Choosing Your Buck Kid by Irene Ramsay

The buck is half the herd, we are told, and a lot has been written about choosing him through his milking background, etc. I don’t propose to cover that ground again. Over the years, one fact has repeatedly come to my notice. On every occasion when some delighted goat-keeper has been raving over the newly-acquired buck kid, which is to put his/her herd on the map, I have been treated to eulogies on the kid’s shoulders, legs, back, bone, pasterns, or whatever other part that breeder considers vital. When I inquire tactfully about the state of the kid’s genitals, the resultant gasp of stupefaction shows quite obviously that the owner has never even looked, and thinks I am rather crude for wanting to know.

Well, to put it crudely, NO BALLS, NO BUCK. I have seen beautiful buck kids, and bought one myself in the early days, all from reputable breeders, and one imported from Australia which had been inspected by vets as well, all of whom did not have what it takes between their back legs. I am certainly not blaming the breeders, because in each case the peculiarity had never occurred in their herds before, so they were unacquainted with the problem. But, having seen rather a lot of different types of abnormality, now, I feel qualified to give some pointers to identifying them, so that fewer people will find they have raised a buck kid who isn’t going to be any use to them after all.

The first step is when a kid is born. Turn him on this back (when you are treating his cord, if you like) and check that he has two teats, one each side and slightly forward of the scrotum. If he has more than two teats, or one or both are double teats, or if he has no teats, bump him off. [Diagram 1]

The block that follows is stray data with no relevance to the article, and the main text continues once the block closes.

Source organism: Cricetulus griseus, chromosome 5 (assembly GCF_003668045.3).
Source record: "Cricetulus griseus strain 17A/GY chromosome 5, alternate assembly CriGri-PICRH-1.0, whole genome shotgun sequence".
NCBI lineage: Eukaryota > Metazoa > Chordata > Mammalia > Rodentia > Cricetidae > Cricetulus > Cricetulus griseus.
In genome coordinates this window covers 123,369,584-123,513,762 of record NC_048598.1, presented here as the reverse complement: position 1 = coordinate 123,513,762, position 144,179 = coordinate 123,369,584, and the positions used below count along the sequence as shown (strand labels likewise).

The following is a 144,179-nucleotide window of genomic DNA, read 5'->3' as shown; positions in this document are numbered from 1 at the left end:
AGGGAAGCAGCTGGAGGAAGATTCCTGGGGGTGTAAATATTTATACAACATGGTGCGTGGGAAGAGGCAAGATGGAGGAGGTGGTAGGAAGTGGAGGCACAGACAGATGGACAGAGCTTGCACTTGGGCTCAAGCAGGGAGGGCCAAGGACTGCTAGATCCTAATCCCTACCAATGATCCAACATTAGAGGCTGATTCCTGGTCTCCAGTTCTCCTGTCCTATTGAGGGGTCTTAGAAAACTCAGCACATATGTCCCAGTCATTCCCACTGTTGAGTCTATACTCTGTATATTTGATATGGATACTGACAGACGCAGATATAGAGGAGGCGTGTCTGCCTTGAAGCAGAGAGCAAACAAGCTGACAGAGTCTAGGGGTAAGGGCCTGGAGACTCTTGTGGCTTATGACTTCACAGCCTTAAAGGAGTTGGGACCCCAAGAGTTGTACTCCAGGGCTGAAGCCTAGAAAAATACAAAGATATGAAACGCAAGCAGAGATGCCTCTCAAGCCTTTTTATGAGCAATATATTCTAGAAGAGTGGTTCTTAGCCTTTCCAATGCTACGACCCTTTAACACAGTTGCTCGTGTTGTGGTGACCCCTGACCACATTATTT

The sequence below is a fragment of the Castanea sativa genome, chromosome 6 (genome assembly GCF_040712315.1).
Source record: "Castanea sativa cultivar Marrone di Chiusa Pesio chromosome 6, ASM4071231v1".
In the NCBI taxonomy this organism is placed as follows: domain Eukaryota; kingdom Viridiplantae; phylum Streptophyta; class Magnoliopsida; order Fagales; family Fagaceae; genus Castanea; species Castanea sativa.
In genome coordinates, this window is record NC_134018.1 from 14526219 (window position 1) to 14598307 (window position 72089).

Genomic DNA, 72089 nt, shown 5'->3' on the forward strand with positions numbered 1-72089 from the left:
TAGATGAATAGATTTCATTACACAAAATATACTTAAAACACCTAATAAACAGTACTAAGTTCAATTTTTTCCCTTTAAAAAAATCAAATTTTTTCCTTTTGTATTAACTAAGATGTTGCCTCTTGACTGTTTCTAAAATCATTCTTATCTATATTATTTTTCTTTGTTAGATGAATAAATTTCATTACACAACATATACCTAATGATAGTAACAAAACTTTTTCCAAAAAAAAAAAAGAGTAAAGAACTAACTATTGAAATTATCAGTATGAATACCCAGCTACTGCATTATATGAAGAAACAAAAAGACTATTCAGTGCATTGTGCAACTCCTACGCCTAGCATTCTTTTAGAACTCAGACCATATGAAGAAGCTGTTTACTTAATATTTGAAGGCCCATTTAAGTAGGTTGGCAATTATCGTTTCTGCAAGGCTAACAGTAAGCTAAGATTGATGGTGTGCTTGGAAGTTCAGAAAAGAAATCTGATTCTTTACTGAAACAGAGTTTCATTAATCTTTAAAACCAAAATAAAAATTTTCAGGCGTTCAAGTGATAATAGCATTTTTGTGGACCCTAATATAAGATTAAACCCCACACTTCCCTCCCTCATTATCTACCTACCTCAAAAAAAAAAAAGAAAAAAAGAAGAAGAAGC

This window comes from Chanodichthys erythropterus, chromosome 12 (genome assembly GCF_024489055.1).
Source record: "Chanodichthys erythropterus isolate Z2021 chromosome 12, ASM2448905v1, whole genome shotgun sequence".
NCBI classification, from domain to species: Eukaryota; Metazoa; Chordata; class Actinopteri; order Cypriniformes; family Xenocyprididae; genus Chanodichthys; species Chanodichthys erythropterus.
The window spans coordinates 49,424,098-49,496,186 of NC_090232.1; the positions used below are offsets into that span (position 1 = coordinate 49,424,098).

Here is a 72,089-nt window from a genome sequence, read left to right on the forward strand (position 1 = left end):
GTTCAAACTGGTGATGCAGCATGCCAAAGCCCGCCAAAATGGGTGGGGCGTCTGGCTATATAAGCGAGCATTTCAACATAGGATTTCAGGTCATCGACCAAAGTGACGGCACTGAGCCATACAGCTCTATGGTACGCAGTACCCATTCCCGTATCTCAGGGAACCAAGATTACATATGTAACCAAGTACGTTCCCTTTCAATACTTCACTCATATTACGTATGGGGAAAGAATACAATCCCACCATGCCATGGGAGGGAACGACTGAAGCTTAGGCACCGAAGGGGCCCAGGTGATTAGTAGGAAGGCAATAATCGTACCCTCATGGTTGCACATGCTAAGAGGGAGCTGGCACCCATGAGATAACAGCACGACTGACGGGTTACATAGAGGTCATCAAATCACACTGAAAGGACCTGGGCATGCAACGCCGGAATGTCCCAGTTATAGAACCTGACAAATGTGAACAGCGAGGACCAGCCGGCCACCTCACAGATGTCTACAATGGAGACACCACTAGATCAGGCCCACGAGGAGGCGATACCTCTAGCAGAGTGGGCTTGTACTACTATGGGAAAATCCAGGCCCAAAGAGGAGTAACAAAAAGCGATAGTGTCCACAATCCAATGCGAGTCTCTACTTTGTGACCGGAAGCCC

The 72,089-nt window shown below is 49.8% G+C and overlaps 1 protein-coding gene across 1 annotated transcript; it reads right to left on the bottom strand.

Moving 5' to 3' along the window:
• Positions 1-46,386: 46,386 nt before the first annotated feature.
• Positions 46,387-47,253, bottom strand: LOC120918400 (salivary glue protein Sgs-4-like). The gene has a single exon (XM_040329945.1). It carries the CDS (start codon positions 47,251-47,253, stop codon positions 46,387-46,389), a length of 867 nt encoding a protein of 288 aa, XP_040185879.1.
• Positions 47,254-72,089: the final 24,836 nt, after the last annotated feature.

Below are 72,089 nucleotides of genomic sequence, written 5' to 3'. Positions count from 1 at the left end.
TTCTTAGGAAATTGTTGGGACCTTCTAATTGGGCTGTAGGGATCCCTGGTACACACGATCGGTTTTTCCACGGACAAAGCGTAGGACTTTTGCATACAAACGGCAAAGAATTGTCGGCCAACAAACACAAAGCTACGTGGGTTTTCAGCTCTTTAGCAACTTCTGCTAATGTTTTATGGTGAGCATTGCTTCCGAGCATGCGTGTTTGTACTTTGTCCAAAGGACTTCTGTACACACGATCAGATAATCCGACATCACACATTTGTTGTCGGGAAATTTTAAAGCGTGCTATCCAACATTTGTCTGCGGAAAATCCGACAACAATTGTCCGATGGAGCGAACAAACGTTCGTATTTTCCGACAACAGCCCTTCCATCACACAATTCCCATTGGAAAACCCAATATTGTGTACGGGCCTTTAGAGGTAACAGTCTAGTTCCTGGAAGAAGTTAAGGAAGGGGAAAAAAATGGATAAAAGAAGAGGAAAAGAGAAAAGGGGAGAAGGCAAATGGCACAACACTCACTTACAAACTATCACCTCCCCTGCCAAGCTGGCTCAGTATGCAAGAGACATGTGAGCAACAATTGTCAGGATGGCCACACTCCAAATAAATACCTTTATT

His penis should be just behind the umbilical cord, usually about ½” (1cm) behind. If it is further back, bump him off – even if fertile, he would only be able to serve his first season (once he’s bigger, his penis wouldn’t reach the doe). [Diagram 11]

The tube running between the penis and scrotum, just under the skin, is called the urethra. Sometimes part of the urethra is exposed, that is, it is not covered with skin, and looks like a bubble. [Diagram 10] The kid will be infertile, so bump him off.

Now go to the scrotum itself. It should contain two testicles, which feel quite loose in the scrotum at this stage and can be moved round easily. Each has a cord running from it through the inguinal canal to the body cavity. This cord should feel long enough that you can let the testicles flop around between your fingers. If the testicles are held tight to the body, the cords are too short; he will be infertile, and probably has an inguinal hernia. (An experienced
doe will refuse to clean up, much less feed, a kid with an inguinal hernia; she is your best guide that something is wrong with him). Bump him off. [Diagrams 7 & 8]

If there is only one testicle in the scrotum (unilateral cryptorchid) bump him off. [Diagram 4]

He may be fertile but the fault is hereditary. With a vasectomy he could be used as a teaser. If there are no testicles in the scrotum (full cryptorchid) bump him off. [Diagram 5]

The tips of the testicles may be felt through the inguinal canal. He will not tease. If he has passed this test, feel each testicle in turn and see if it is possible to push it through into the body cavity. If you can feel one or both disappear quite clearly, he has a condition called ‘floating testicle’ and an inguinal hernia. The doe will refuse to mother him. Bump him off.

I have to say here that this type of condition can be treated surgically, but it is considered an ‘unethical’ operation by the veterinary profession. Some bucks have been kept, untreated, with this condition, and sired kids, but the condition is passed on to both male and female progeny, and the gut may at any time fall through the inguinal hernia, strangulate, and kill the animal with great agony. In a doe, because the udder is in the way of palpation, the strangulation appears to be a severe fatal colic. Both tight-cord and floating testicle kids, if undetected, are likely to be colicky and pot-bellied whatever method of rearing you use. If a buck kid is like this, check again to see if he does have anything wrong with his scrotum and testicles. If you are unsure about your findings on the kid’s scrotum (which you will be at your first attempt unless there is something drastically wrong) leave him for a week, and feel him again.